Abortion rights put into question in the United States

Abortion has long been the center of controversy in the US but with Texas and Mississippi taking matters into their own hands, what will this mean for the women who live there?

The Roberts Court, April 23, 2021 Seated from left to right: Justices Samuel A. Alito, Jr. and Clarence Thomas, Chief Justice John G. Roberts, Jr., and Justices Stephen G. Breyer and Sonia Sotomayor Standing from left to right: Justices Brett M. Kavanaugh, Elena Kagan, Neil M. Gorsuch, and Amy Coney Barrett. Photograph by Fred Schilling, Collection of the Supreme Court of the United States

By Ella Erez and Frida Gerhardt – 7th grade.

Mississippi

In December 2021, Mississippi set a law that is a direct challenge to Roe v. Wade, the original United States abortion decision (1973) which keeps all abortion legal, for all women. The law in Mississippi banned abortion after 15 weeks of pregnancy, which is equal to about 3 months, almost 2 weeks before Roe v. Wade originally allowed. The declaration was actually first enacted in 2018 by the mostly Republican Mississippi legislature, but was not put into effect because of legal issues that blocked its enforcement. Right now in Mississippi there is only one abortion clinic left, who have the front row seats for fighting this new law. The doctors and nurses are giving proof to the court that fetal viability is nearly impossible at just 15 weeks.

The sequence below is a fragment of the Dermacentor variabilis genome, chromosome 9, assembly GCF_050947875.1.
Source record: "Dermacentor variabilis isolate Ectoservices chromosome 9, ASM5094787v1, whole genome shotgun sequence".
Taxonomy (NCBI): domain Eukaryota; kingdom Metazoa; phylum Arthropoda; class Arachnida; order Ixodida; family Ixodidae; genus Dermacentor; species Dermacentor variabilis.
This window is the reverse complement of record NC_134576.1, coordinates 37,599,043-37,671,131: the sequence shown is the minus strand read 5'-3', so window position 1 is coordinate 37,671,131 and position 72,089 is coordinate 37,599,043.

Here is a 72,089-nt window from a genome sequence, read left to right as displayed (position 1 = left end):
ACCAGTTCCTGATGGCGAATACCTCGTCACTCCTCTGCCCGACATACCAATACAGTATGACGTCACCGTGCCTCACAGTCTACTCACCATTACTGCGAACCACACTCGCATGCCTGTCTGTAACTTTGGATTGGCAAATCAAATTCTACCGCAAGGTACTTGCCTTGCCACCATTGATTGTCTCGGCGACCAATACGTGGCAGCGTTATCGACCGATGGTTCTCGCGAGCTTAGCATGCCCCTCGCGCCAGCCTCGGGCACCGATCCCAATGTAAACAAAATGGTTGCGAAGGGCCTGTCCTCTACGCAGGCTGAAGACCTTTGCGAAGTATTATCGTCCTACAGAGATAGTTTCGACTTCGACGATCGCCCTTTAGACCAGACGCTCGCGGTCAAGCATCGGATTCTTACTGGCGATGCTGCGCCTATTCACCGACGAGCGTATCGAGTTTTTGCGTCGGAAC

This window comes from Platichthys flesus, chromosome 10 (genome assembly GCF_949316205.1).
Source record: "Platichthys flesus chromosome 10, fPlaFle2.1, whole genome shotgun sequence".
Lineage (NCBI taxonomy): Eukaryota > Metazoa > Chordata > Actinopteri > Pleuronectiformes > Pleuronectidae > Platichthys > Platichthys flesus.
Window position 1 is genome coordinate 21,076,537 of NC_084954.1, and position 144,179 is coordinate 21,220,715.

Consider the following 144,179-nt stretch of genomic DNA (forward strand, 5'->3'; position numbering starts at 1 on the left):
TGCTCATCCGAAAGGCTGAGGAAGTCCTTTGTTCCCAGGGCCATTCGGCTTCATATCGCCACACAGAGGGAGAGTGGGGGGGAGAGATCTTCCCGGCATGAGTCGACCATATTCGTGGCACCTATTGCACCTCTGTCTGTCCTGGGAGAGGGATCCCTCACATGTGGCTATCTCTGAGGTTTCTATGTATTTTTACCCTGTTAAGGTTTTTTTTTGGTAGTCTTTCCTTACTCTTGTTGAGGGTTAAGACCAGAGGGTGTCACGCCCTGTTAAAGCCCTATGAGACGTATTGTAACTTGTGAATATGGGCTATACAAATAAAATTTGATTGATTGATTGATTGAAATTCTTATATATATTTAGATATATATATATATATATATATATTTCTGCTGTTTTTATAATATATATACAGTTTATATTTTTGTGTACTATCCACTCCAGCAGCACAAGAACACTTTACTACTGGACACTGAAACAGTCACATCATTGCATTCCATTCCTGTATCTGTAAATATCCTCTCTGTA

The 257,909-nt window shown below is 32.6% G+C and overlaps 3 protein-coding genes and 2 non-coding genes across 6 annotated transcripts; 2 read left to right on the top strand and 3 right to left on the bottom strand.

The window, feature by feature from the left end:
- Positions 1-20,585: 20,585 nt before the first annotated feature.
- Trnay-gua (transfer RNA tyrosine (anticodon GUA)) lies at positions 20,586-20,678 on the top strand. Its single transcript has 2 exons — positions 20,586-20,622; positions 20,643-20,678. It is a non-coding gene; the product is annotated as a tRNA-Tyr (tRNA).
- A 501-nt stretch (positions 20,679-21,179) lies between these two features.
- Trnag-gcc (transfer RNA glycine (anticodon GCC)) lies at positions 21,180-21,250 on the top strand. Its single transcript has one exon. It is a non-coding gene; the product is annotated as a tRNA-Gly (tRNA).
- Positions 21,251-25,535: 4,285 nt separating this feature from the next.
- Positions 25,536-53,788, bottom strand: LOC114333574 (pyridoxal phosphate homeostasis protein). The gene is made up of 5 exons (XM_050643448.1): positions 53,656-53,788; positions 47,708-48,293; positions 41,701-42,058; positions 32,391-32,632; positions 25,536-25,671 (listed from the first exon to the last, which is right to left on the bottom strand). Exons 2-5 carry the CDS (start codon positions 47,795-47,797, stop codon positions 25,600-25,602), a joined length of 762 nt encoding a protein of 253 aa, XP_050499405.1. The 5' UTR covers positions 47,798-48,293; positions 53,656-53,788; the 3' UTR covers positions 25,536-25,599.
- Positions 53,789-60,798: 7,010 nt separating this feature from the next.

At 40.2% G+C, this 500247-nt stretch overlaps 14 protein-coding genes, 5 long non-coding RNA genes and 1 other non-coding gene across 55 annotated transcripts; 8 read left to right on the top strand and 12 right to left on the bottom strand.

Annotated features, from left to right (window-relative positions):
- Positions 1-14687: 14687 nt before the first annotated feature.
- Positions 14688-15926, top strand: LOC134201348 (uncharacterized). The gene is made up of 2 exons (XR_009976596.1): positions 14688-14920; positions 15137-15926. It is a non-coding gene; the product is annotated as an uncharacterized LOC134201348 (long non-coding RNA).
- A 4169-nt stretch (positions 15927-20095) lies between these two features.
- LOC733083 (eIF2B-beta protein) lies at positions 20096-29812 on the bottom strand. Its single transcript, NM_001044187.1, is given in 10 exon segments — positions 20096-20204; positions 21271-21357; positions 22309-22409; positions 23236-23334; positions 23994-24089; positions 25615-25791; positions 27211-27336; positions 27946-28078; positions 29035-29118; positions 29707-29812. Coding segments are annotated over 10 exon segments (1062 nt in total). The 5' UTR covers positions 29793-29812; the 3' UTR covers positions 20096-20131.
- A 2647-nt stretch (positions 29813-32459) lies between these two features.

Texas

On September 1 2021, the controversial Texas Abortion Law was put into effect halting all abortions after 7 weeks. To quote Republican Governor Greg Abbot, the law, “ensures that the life of every unborn child who has a heartbeat will be saved from the ravages of abortion.” Not only does the law ban abortions but it also provides high incentives for individuals report abortions. Any successful lawsuit will be awarded with the hefty sum of $10,000, to be paid by the defendant. This will increase the stakes of going to court. And encourages policing of abortions, making them more risky. To quote Lisa Soronen, Executive Director at State and Local Legal Center, ”The [Supreme Court] justices know that this Texas law violates Roe v. Wade. Keeping the law in place doesn’t overturn Roe, but it does make a really big statement about what they think of it.” The mostly conservative supreme court, ruled that despite the law being upheld, the legal challenge against it will proceed.

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